Therapeutic and Diagnostic Guidelines
Copyright ©The Author(s) 2020.
World J Stem Cells. Aug 26, 2020; 12(8): 706-720
Published online Aug 26, 2020. doi: 10.4252/wjsc.v12.i8.706
Figure 1
Figure 1 A prototype LSCAT device for single-cell transcriptome analysis.
Figure 2
Figure 2 Processing of single-cell droplets. A: A single-cell in an oil droplet travels to a trapping module of the 10-nl reactor (green, in inset). Other cells are forced to bypass to the next unit; B: FEOET push the droplet (with a cell) past the open valve (orange bar), which closes, locking the droplet into the 10-nl ring with RT/RT-PCR master mix (green); and C: The ring’s peristaltic pump breaks the droplet to mix the cell with master-mix. When the reaction is finished, oil (blue) pushes the product (cDNA) out of the ring in the form of a droplet (10-nL) for downstream molecular analysis (Refer to[17] for details).
Figure 3
Figure 3 Schematic designs of the proposed workflow. A: Consolidated Standards of Reporting Trials diagram. A total of 63 patients were screened for eligibility. Only 48 patients were newly diagnosed with multiple myeloma before receiving any treatment. These patients were enrolled, and their bone marrow obtained at diagnosis was divided into two aliquots: One aliquot underwent traditional flow cytometry and FISH analysis, and the other aliquot was subjected to microfluidic selection for enrichment of CD45-PCs, then subjected to flow cytometry and FISH analysis. Results from both methods were compared; B: Comparison of traditional method to microfluidic method (MF-CD45-TACs). MF-CD45-TACs significantly enrich plasma cells for flow cytometry and FISH assays and improve the accuracy of these assays; C: This proposed workflow (Note that we can use both bone marrow and circulating multiple myeloma cells[76]).
Figure 4
Figure 4 Improved clinical outcomes with microfluidic CD45 depletion (Patient 1). A: Bone marrow smear at the time of initial diagnosis; B: Bone marrow smear after effective treatment (complete remission); C: Flow-cytometry without microfluidic enrichment. Plasma cells (CD38+/CD138+) is only 4.24% and no FISH cytogenetic abnormalities were found (low risk); D: After microfluidic enrichment (center inset) plasma cells (CD38+/CD138+) increased to 36.1%; E: FISH on enriched plasma cells show 17p- (Red: D13S319; Green: P53); F: FISH showed del(13q14) in enriched PC (Red: D13S319; Green: RB1). With enriched plasma cell for FISH, the patient was reclassified and treated as high-risk multiple myeloma which leads to complete remission (Refer to[17] for details).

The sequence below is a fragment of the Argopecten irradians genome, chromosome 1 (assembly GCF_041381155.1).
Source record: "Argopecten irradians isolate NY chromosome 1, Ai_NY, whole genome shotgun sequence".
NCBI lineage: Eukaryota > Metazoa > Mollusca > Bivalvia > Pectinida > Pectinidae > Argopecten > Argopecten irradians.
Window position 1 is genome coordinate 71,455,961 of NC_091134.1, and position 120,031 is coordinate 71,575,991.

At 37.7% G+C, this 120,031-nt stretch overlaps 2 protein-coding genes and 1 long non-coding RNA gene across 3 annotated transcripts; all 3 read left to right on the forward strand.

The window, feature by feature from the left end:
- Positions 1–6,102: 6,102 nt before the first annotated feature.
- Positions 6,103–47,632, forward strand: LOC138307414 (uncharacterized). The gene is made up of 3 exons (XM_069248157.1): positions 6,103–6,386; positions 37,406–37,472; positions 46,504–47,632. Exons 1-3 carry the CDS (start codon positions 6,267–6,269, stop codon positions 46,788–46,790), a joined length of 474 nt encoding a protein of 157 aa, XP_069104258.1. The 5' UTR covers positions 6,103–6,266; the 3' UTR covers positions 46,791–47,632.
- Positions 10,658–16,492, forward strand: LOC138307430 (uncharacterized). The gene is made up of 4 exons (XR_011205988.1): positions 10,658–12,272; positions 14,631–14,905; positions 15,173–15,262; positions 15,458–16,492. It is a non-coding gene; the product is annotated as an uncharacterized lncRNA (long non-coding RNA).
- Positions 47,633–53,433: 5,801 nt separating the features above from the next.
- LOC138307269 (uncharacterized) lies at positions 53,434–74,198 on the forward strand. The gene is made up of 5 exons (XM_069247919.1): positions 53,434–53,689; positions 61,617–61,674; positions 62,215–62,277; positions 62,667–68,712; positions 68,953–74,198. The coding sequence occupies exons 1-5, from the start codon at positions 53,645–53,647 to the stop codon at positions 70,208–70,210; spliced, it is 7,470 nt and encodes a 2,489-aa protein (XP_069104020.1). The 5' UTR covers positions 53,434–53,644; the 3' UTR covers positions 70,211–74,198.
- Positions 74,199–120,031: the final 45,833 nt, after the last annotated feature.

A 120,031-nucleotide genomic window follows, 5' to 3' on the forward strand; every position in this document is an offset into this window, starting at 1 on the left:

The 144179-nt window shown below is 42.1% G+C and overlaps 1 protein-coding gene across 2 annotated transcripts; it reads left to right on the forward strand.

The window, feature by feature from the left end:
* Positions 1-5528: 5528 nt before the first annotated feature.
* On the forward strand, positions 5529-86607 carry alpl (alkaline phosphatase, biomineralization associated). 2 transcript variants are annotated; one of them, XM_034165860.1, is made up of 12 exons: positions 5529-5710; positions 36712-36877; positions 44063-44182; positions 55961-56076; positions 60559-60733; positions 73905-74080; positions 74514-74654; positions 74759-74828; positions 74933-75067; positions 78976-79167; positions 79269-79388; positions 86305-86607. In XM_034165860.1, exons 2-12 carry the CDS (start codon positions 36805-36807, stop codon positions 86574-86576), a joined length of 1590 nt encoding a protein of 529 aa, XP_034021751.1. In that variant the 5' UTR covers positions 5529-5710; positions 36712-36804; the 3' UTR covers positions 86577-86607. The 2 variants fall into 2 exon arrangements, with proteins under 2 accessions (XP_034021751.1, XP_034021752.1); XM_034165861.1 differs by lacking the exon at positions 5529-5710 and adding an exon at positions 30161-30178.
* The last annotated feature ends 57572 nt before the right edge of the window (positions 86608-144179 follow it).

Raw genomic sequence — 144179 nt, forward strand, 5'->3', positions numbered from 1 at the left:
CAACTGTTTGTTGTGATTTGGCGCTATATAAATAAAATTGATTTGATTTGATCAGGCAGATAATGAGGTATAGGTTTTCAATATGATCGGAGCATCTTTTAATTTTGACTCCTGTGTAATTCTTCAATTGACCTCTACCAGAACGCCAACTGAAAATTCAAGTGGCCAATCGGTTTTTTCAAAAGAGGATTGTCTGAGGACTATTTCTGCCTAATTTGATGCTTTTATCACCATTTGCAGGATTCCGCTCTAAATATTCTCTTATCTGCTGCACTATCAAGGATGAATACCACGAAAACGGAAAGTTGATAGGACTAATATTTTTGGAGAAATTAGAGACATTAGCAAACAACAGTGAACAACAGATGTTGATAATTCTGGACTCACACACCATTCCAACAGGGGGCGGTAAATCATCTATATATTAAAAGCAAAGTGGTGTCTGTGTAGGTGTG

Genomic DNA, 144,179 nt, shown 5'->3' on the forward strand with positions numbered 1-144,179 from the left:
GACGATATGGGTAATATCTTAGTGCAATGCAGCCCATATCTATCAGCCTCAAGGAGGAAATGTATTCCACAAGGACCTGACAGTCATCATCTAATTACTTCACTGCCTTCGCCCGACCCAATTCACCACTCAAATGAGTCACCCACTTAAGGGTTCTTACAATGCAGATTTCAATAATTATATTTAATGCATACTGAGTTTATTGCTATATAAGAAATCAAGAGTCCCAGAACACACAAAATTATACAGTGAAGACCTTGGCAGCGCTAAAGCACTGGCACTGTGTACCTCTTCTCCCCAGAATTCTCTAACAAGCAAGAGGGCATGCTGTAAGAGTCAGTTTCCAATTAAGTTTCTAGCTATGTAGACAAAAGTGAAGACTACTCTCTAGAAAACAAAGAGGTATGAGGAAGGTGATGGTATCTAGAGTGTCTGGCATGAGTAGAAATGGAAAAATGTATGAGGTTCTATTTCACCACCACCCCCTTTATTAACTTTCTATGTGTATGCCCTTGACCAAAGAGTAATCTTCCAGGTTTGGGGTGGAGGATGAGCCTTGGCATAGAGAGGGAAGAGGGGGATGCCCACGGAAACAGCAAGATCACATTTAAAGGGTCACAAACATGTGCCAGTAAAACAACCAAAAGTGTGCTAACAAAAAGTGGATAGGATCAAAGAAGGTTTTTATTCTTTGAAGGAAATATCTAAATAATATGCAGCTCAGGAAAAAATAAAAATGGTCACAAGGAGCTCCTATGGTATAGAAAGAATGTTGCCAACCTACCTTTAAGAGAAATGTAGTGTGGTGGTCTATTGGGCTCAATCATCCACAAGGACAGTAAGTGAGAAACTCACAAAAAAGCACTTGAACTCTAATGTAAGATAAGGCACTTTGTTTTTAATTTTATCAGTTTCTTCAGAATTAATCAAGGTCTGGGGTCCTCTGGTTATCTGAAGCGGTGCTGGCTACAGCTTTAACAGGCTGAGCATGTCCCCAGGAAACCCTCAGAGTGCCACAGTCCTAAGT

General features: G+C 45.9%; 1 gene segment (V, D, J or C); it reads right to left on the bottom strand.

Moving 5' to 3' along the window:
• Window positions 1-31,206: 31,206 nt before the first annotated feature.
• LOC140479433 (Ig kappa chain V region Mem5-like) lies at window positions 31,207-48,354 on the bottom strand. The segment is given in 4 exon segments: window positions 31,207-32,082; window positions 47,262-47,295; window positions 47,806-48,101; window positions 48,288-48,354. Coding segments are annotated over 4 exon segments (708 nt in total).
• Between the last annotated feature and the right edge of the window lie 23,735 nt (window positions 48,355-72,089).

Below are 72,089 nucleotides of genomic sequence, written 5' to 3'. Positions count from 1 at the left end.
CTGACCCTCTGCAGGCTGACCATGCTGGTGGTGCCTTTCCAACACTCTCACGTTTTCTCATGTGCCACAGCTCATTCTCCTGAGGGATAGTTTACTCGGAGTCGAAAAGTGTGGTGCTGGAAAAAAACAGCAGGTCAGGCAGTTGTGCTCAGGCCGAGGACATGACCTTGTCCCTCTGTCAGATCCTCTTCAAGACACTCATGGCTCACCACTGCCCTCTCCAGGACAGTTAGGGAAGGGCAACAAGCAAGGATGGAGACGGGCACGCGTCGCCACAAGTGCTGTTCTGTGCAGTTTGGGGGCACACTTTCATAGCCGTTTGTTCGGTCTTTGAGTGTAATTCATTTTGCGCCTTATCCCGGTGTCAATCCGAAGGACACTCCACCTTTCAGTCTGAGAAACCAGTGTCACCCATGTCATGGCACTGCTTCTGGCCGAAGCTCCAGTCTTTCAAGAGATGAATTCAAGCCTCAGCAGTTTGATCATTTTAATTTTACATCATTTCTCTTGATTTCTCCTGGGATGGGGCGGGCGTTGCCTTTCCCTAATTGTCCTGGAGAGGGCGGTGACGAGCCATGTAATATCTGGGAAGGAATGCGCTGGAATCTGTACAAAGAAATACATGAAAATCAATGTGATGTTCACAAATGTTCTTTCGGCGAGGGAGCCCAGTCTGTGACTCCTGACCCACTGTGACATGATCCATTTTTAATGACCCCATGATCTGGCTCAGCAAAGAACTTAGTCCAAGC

Figure 5
Figure 5 Microfluidic risk-stratification improves clinical outcomes of multiple myeloma (Patient 2). A: Bone marrow at diagnosis. Active granulocyte hyperplasia; B: Partial remission was achieved with revised risk-stratification; C: At diagnosis, bone marrow plasma cell (PC) abnormalities included clustered and scattered distribution of primitive and immature PCs, with large cell body, fine chromatin, visible nucleolus, and abundant cytoplasm; D: After treatment for high-risk multiple myeloma, PCs were rare and had normal morphology; no typical abnormal PCs were observed; E: At diagnosis without microfluidic enrichment, PCs (CD38+/CD138+) were only 1.84 %; F: After microfluidic enrichment, PCs (CD38+/CD138+) increased to 40.79%; G: Without microfluidic enrichment, FISH showed IgH rearrangement and del(13q14), leading to classification as intermediate risk (Red: D13S319; Green: P53); H and I: After microfluidic enrichment, in addition to del(13q14), FISH showed t (4,14) fusion (yellow dots) and 17p- (Red: D13S319; Green: P53), patient was reclassified and treated as high-risk, which led to efficacious treatment (Refer to[17] for details).
Figure 6
Figure 6 Blockade of the dominating subclonal switchboard signals in cancer stem cells as a new therapeutic strategy to suppress the dominating subclone shift to control cancer progression and post-treatment cancer recurrence. Showed is the proposed new treatment paradigm that should target the subclonal-switchboard signals (SSS). Blocking the dominating subclonal SSS leads to subclonal quiescence, so keeping tumors alive but small and manageable (dormant/quiescent subclone). Note that SSS as mechanisms for leading to shifting dominating subclones as triggered by environmental cues (stress) for cancer progression and post-treatment. A cancer subclone may gain a mutation that, in the appropriate environment cue, leads to dominating subclonal activation due to positive selection. Showed lettering and lines/ arrows in the black color is the current concept of a treatment strategy for cancer- dominant subclonal cells (cancer stem cells) that may acquire a mutation in a suitable environment, triggering to dominating subclonal expansion and growth. When this dominating subclone is explicitly destroyed, it sends out dominating subclonal-SSS to a dormant/quiescent subclonal cell, which gets activated for dominating subclonal expansion and growth (adopted from[38]).